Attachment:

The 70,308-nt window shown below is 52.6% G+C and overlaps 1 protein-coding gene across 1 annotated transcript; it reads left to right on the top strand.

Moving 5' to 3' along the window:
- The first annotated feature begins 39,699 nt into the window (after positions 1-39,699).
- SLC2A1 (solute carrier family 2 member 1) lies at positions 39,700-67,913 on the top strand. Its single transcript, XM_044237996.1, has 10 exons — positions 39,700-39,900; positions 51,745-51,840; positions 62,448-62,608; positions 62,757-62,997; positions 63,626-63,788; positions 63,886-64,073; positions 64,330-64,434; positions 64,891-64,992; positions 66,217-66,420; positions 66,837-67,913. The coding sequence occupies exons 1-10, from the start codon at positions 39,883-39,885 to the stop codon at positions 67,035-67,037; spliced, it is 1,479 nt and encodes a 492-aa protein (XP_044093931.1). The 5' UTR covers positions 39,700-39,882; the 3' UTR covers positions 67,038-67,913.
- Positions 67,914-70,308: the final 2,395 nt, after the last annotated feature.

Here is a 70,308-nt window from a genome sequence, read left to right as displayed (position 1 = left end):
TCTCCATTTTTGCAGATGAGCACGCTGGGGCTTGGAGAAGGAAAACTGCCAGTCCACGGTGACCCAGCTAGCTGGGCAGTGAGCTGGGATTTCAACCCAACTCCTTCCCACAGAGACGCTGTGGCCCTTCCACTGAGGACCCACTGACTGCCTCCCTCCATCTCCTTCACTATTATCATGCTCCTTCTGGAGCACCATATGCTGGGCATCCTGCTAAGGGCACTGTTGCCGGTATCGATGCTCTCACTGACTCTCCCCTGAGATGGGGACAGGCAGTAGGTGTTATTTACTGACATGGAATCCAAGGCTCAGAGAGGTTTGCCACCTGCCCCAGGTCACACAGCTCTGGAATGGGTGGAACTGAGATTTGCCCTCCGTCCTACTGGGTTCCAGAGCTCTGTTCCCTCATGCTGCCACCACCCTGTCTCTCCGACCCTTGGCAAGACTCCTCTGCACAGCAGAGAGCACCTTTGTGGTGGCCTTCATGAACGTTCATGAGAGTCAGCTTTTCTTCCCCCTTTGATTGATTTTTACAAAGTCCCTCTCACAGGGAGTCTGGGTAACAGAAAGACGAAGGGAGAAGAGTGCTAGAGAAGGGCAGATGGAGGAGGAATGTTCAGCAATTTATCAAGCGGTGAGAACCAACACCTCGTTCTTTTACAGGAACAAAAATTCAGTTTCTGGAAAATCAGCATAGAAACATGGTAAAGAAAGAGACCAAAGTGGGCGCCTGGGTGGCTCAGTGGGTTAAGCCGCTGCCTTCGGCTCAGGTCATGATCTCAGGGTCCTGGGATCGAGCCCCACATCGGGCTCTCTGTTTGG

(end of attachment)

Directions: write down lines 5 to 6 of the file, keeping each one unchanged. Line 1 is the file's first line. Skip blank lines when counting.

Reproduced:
- Positions 67,914-70,308: the final 2,395 nt, after the last annotated feature.

Here is a 70,308-nt window from a genome sequence, read left to right as displayed (position 1 = left end):